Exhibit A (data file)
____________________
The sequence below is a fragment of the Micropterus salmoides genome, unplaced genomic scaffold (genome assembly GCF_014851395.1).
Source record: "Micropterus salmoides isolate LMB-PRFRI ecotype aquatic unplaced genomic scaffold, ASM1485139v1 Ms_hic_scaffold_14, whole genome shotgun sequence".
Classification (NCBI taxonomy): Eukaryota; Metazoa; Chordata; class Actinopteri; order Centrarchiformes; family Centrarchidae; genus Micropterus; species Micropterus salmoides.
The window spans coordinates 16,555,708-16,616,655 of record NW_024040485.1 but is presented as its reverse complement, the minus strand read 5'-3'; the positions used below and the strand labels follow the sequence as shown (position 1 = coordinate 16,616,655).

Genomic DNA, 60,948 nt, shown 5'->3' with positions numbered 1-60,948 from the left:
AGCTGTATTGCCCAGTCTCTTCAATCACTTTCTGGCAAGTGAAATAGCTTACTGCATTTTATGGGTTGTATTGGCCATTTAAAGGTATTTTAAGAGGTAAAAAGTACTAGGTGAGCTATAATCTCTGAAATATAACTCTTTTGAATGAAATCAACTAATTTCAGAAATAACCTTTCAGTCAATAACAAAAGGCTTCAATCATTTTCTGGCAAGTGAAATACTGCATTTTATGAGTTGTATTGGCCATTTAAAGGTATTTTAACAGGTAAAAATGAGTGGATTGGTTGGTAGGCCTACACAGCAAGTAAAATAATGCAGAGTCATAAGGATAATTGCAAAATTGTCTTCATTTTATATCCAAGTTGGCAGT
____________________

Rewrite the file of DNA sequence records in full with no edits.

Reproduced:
The sequence below is a fragment of the Micropterus salmoides genome, unplaced genomic scaffold (genome assembly GCF_014851395.1).
Source record: "Micropterus salmoides isolate LMB-PRFRI ecotype aquatic unplaced genomic scaffold, ASM1485139v1 Ms_hic_scaffold_14, whole genome shotgun sequence".
Classification (NCBI taxonomy): Eukaryota; Metazoa; Chordata; class Actinopteri; order Centrarchiformes; family Centrarchidae; genus Micropterus; species Micropterus salmoides.
The window spans coordinates 16,555,708-16,616,655 of record NW_024040485.1 but is presented as its reverse complement, the minus strand read 5'-3'; the positions used below and the strand labels follow the sequence as shown (position 1 = coordinate 16,616,655).

Genomic DNA, 60,948 nt, shown 5'->3' with positions numbered 1-60,948 from the left:
AGCTGTATTGCCCAGTCTCTTCAATCACTTTCTGGCAAGTGAAATAGCTTACTGCATTTTATGGGTTGTATTGGCCATTTAAAGGTATTTTAAGAGGTAAAAAGTACTAGGTGAGCTATAATCTCTGAAATATAACTCTTTTGAATGAAATCAACTAATTTCAGAAATAACCTTTCAGTCAATAACAAAAGGCTTCAATCATTTTCTGGCAAGTGAAATACTGCATTTTATGAGTTGTATTGGCCATTTAAAGGTATTTTAACAGGTAAAAATGAGTGGATTGGTTGGTAGGCCTACACAGCAAGTAAAATAATGCAGAGTCATAAGGATAATTGCAAAATTGTCTTCATTTTATATCCAAGTTGGCAGT